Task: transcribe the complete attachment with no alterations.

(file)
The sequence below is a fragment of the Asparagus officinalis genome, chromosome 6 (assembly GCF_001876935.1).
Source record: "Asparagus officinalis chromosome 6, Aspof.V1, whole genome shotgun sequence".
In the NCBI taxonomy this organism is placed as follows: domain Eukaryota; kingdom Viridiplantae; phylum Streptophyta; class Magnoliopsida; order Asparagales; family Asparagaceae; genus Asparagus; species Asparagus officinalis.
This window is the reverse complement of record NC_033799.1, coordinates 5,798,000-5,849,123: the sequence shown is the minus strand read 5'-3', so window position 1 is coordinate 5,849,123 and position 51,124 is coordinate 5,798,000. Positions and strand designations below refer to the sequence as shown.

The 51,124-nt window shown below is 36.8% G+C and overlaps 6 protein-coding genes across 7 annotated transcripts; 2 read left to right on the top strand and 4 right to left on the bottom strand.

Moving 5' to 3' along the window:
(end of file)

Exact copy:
The sequence below is a fragment of the Asparagus officinalis genome, chromosome 6 (assembly GCF_001876935.1).
Source record: "Asparagus officinalis chromosome 6, Aspof.V1, whole genome shotgun sequence".
In the NCBI taxonomy this organism is placed as follows: domain Eukaryota; kingdom Viridiplantae; phylum Streptophyta; class Magnoliopsida; order Asparagales; family Asparagaceae; genus Asparagus; species Asparagus officinalis.
This window is the reverse complement of record NC_033799.1, coordinates 5,798,000-5,849,123: the sequence shown is the minus strand read 5'-3', so window position 1 is coordinate 5,849,123 and position 51,124 is coordinate 5,798,000. Positions and strand designations below refer to the sequence as shown.

The 51,124-nt window shown below is 36.8% G+C and overlaps 6 protein-coding genes across 7 annotated transcripts; 2 read left to right on the top strand and 4 right to left on the bottom strand.

Moving 5' to 3' along the window: